We propose the acquisition of a new NovaSeq 6000 ultra high-throughput DNA sequencing instrument. The proposed instrument will be placed in a shared setting at the Stanford Center for Genomics and Personalized Medicine (SCGPM) Genome Sequencing Service Center (GSSC) and operated by a highly trained group of staff experienced with Illumina sequencing and genomic technologies. The SCGPM GSSC is a core facility that was founded in 2009 and is open to the entire Stanford community. Since its inception the SCGPM GSSC has produced sequencing data for over 400 Stanford researchers and more than 90 laboratory groups. The presence of a new NovaSeq 6000 sequencer will greatly increase the sequencing throughput capabilities of the center and shorten turnaround time while dramatically reducing sequencing prices and offer opportunities for the development of new sequencing applications. Several of the instruments that are currently present in the SCGPM GSSC are at the end of their lifetimes (well over four years by the earliest start date of this grant) and cost-benefit analysis favors the purchase of new hardware. The Major and Minor Users highlighted in this proposal range from junior faculty who are just starting their own laboratories to established full professors with over 30 years of research experience. Nearly all of the Users have NIH funding, and their genomics studies depend on affordable and customizable ultra high-throughput, next generation sequencing technologies. We predict that usage of the NovaSeq 6000 instrument will approach maximum capacity due to the large demand and need for cost-effective high throughput sequencing. DNA sequence data collected with the proposed instrument will positively impact a broad cross section of human diseases and disabilities, notably: cardiovascular disease, pulmonary hypertension, type 2 diabetes mellitus, inflammatory bowel diseases, developmental defects, cancer, sleep disorders, obesity, and aging. The research performed in these studies will help pave the way for better interpretations of human genome polymorphisms as well as the translation of new assays and technologies to the clinic. Stanford researchers who perform DNA sequencing assays made possible by this instrument publish very high profile studies, and so we expect this instrument to have a major impact in biomedical research. !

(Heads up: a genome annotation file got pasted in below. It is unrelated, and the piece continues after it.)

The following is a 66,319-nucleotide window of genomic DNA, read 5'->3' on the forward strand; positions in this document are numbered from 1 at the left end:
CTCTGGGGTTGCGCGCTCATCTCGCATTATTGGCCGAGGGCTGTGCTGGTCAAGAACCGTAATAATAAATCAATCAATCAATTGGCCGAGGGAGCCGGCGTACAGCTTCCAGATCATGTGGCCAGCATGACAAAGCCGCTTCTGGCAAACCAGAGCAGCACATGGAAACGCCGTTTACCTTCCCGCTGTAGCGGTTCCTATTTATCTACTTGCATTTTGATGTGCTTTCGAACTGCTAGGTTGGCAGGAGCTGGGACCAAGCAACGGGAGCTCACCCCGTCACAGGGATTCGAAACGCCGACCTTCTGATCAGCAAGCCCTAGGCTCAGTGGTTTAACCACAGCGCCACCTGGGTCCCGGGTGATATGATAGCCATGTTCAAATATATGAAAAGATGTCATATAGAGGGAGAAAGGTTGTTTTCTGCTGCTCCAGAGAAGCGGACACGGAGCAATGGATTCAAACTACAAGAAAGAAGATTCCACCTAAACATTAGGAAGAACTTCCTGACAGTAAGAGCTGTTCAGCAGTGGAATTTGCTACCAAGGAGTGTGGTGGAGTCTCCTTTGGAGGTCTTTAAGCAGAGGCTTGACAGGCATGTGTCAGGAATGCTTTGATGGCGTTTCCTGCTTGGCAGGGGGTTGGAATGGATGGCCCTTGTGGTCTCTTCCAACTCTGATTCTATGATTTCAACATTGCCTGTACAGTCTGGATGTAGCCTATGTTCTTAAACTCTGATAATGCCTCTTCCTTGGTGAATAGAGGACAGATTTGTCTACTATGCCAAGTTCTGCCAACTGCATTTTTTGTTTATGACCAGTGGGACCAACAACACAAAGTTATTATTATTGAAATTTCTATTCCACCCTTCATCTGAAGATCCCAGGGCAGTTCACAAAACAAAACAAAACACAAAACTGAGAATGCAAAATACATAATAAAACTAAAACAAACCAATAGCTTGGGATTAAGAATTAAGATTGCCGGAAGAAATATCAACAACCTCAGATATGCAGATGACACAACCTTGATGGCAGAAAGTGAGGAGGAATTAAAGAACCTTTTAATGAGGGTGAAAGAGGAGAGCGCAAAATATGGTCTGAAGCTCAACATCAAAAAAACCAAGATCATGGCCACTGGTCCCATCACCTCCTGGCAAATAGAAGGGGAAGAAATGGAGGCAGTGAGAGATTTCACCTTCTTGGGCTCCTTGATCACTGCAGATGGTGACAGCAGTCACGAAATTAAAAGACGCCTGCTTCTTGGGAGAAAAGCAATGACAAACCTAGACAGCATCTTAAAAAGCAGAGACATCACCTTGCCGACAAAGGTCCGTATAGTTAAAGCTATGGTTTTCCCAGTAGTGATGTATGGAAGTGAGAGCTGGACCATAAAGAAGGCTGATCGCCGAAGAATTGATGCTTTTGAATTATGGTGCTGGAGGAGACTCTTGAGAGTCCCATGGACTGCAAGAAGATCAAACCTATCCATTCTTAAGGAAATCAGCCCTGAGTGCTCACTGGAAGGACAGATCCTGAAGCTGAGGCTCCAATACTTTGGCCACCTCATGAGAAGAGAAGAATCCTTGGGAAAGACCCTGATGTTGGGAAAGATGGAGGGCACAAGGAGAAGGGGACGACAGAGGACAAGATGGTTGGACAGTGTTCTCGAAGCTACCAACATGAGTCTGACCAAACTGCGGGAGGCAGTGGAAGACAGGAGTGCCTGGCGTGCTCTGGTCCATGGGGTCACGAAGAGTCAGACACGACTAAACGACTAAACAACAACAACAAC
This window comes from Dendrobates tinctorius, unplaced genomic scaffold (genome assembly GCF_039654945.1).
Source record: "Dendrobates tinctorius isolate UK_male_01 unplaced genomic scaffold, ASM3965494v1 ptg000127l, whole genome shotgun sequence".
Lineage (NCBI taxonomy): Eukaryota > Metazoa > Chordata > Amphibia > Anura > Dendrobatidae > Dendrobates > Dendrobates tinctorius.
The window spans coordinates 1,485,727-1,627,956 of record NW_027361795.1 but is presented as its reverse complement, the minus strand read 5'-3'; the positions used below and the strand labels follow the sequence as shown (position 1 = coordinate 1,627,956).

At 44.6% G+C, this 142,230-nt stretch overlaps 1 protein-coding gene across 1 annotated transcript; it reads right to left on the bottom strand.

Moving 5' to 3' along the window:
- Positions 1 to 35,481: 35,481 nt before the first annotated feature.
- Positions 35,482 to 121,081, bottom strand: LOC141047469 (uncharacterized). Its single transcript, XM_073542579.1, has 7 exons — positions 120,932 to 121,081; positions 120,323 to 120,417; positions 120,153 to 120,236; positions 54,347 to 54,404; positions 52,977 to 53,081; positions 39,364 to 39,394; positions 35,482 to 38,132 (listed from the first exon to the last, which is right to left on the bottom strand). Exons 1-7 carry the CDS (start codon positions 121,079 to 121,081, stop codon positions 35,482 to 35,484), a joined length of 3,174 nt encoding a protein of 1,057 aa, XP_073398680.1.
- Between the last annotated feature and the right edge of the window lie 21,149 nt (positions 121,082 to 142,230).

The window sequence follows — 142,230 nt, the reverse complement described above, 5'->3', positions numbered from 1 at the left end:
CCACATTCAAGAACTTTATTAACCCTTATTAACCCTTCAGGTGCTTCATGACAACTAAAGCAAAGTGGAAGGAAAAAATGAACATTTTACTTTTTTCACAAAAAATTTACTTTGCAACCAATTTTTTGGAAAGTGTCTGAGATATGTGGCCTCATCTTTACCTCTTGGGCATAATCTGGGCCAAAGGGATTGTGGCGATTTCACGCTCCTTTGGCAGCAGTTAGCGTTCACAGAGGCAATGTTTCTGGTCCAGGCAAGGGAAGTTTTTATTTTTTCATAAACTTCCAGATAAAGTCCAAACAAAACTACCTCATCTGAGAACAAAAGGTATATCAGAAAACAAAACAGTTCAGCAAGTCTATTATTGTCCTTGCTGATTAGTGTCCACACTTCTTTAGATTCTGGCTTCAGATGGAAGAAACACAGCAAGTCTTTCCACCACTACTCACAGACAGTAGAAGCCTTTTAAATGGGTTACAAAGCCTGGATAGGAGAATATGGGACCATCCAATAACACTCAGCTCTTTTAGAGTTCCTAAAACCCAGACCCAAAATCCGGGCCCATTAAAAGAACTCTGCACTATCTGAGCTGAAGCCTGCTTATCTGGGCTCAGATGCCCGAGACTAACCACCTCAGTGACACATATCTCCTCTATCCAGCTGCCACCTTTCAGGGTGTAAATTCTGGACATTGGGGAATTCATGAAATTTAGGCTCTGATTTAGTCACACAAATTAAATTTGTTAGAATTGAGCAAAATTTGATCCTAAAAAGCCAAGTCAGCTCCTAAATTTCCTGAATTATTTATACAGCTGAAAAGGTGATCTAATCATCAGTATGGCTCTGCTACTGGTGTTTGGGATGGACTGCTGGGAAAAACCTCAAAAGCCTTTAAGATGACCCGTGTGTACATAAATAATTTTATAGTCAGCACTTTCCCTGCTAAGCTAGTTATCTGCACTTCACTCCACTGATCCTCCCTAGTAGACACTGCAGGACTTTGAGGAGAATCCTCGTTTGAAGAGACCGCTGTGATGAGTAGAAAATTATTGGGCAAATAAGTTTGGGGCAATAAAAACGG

DNA sequencing is a transformative tool that is having a huge impact on biomedical research, allowing researchers to identify and study mechanisms of disease at a resolution and scale previously not possible. The purchase of the new Illumina NovaSeq 6000 sequencer unlocks the latest evolution in DNA sequencing technology, dramatically accelerating the research of hundreds of Stanford scientists while reducing costs. As such it will have enormous impact on the scientific community and enable continuing advances in biomedical research. !